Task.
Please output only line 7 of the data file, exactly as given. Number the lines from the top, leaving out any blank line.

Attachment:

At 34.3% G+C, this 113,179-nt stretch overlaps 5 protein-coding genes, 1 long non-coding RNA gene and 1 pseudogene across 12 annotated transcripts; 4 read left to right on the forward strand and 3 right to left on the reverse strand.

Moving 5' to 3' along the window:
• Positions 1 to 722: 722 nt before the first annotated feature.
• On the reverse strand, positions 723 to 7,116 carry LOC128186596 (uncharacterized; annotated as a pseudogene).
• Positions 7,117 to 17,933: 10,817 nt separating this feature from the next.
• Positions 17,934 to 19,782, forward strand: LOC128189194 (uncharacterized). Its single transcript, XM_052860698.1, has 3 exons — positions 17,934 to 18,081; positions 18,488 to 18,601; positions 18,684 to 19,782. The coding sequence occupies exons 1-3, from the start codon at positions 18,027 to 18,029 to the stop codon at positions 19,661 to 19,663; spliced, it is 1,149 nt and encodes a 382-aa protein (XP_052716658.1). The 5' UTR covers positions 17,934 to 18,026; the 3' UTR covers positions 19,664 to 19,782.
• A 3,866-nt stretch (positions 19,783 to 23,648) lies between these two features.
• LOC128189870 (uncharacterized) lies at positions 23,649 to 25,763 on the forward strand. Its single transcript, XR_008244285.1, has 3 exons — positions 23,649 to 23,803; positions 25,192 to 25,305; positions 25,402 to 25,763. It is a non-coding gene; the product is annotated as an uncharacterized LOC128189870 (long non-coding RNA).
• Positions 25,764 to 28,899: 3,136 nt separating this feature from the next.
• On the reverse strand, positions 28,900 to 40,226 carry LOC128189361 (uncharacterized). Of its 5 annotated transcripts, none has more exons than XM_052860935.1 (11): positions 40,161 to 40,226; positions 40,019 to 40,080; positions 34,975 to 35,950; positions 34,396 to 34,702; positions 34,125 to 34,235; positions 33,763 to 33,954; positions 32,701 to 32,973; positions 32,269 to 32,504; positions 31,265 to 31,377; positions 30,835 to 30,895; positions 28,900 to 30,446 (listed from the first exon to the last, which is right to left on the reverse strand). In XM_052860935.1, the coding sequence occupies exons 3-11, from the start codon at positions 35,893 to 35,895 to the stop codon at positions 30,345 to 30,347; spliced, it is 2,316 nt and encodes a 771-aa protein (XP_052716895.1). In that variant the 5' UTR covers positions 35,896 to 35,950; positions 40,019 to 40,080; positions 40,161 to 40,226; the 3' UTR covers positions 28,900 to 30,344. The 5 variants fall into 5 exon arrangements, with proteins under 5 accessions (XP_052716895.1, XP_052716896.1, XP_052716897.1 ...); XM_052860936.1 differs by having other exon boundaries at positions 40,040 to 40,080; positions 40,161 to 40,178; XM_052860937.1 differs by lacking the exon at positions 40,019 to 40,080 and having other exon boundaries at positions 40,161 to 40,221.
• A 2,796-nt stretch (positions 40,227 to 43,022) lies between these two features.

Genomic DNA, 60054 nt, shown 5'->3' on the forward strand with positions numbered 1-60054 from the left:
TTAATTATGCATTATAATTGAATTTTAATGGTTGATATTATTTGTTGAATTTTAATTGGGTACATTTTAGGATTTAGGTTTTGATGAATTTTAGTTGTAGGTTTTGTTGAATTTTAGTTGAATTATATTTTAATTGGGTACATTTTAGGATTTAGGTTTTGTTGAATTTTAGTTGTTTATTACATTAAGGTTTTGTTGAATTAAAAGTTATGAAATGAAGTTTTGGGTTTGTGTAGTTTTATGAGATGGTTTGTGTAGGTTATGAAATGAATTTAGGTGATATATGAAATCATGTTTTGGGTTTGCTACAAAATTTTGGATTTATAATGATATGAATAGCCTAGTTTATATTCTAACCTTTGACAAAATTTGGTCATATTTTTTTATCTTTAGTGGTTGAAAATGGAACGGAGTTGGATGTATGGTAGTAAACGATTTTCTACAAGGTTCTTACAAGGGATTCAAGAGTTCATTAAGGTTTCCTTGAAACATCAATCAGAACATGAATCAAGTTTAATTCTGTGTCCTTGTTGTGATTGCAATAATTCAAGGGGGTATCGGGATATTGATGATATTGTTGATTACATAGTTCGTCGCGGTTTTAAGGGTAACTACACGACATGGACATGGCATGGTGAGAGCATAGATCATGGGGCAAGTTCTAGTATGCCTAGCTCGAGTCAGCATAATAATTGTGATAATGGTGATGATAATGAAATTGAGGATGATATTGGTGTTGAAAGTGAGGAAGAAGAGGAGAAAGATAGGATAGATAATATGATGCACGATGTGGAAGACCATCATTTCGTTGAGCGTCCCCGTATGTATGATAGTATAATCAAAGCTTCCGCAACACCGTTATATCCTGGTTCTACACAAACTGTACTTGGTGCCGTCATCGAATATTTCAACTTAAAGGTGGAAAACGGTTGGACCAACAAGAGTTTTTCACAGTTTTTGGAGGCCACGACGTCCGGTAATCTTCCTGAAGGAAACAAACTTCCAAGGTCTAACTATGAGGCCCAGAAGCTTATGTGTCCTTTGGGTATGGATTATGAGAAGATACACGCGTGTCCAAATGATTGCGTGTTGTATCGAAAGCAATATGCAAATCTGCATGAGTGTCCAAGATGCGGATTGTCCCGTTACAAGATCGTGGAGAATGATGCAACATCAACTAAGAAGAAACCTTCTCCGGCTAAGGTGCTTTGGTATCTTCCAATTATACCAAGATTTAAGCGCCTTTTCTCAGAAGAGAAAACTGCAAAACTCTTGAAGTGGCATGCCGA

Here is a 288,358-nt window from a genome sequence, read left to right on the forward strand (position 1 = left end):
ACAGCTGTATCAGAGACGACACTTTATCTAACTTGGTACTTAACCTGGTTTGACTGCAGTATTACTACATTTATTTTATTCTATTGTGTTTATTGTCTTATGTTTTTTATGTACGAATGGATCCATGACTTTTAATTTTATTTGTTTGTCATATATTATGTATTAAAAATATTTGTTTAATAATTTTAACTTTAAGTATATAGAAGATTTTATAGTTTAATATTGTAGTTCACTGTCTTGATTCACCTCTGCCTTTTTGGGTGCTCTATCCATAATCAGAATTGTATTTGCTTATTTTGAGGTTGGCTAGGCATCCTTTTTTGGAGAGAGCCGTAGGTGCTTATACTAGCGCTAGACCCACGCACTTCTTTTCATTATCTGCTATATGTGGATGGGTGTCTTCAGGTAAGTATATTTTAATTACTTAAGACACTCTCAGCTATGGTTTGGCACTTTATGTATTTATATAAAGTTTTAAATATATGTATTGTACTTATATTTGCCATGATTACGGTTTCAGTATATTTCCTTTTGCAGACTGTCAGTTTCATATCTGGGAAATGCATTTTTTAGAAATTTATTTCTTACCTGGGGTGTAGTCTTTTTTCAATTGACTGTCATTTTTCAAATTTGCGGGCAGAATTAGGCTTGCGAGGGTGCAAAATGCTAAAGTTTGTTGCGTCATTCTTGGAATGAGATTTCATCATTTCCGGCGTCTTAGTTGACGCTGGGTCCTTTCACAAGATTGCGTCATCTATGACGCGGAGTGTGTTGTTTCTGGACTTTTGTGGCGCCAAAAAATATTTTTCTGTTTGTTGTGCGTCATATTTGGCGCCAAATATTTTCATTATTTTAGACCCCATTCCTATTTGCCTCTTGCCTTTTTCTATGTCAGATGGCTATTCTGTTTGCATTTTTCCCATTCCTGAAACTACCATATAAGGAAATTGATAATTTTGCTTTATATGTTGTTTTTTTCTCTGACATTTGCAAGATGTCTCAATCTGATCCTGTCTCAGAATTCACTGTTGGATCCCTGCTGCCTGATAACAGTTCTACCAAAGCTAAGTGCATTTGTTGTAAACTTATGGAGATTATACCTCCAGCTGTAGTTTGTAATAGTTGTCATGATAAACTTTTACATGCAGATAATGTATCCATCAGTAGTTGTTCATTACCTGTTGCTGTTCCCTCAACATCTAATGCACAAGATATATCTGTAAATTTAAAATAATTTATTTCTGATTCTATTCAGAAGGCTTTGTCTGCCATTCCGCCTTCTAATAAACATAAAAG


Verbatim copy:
• A 3,866-nt stretch (positions 19,783 to 23,648) lies between these two features.